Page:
A Zelyonka attack is a form of protest, provocation or violent assault, defined as the act of throwing a solution of brilliant green zelyonka (Russian: зелёнка), an antiseptic dye, on the body (usually face) of another. In the 2010s this kind of attack became widespread in Russia and Ukraine.
Zelyonka is an antiseptic dye that was widely used medically up until the decline of the Soviet Union. The dye, often used as a milder alternative to iodine, is still available in Russian pharmacies.
Victims and influence
The victims of zelyonka attacks are usually Russian opposition leaders: including Sergey Mitrokhin, Mikhail Kasyanov, Alexei Navalny — and Ukrainian politicians (Arsen Avakov, Arseniy Yatsenyuk, Oleh Lyashko).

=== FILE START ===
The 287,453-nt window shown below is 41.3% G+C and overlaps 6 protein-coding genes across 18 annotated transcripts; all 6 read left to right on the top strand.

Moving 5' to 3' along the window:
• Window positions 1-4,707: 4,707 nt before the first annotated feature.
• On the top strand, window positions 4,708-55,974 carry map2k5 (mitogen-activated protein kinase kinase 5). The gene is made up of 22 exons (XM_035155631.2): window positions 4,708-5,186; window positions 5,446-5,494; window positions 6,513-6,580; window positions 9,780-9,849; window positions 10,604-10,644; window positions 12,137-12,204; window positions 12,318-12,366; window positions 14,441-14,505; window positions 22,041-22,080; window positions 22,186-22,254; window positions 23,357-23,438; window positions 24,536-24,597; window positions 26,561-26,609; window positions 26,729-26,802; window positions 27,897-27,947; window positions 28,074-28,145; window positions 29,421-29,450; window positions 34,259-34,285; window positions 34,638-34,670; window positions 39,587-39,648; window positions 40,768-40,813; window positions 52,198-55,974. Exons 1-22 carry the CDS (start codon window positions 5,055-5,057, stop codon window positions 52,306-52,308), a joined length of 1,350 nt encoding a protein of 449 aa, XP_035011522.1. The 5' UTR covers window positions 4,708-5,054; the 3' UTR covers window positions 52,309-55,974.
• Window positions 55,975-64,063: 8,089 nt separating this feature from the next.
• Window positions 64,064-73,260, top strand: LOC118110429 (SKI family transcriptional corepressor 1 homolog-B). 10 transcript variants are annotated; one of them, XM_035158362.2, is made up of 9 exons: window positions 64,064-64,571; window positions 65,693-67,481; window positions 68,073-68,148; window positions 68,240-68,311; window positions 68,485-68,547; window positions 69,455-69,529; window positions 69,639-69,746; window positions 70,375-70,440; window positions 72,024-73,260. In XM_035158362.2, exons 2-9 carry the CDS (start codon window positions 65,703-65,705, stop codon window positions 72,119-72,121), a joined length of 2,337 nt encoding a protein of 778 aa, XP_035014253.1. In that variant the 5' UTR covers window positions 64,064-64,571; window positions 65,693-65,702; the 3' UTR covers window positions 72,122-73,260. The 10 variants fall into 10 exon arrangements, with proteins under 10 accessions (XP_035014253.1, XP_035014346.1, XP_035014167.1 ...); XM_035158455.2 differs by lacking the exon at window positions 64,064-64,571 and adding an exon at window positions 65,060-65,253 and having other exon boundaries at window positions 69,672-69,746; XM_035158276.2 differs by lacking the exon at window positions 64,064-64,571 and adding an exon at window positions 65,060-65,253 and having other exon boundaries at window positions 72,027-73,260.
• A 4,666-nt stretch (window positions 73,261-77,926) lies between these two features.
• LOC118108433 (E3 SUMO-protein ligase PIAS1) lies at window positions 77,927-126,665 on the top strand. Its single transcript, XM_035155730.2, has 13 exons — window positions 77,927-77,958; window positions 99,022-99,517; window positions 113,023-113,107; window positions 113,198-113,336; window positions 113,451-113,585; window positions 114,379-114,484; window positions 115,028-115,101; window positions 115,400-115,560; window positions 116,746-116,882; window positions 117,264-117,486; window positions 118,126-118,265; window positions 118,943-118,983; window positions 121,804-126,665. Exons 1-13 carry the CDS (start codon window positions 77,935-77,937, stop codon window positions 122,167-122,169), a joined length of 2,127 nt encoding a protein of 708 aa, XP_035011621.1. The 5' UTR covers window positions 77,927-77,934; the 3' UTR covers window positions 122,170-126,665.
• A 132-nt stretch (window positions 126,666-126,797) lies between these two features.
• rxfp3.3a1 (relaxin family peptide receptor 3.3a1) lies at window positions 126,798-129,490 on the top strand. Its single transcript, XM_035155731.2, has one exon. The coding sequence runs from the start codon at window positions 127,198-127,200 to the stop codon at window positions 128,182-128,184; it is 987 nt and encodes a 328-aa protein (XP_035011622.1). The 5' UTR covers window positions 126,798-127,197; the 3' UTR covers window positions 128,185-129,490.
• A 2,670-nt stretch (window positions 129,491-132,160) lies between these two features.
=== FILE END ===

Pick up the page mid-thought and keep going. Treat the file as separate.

As a result of numerous attacks, part of the Russian opposition leaders began to use zelyonka and green color as a "badge of honor". After Navalny was attacked in Barnaul, dozens of his supporters posted online photos of themselves "in green" (#GreenNavalny), and blogger Nikolai Danilov, who came to Red Square with a face covered with green colour, was detained by the police. When Kasyanov was attacked on the Nemtsov memorial march, the demonstrants began to cry out: "You won't pour zelyonka over us!"
On May 4, 2017, Alexei Navalny stated that the incidents involving zelyonka helped to raise money to his fund. On the same day, Russian poet Dmitry Bykov published a poem "Vivat, Green Russia!", in which green color was named as the color of "Russian revolution".
Numerous attacks on famous personalities, accompanied by photographs of people who were poured, forced the media to explain to their readers, most of whom are not familiar with brilliant green, what "zelyonka" is.
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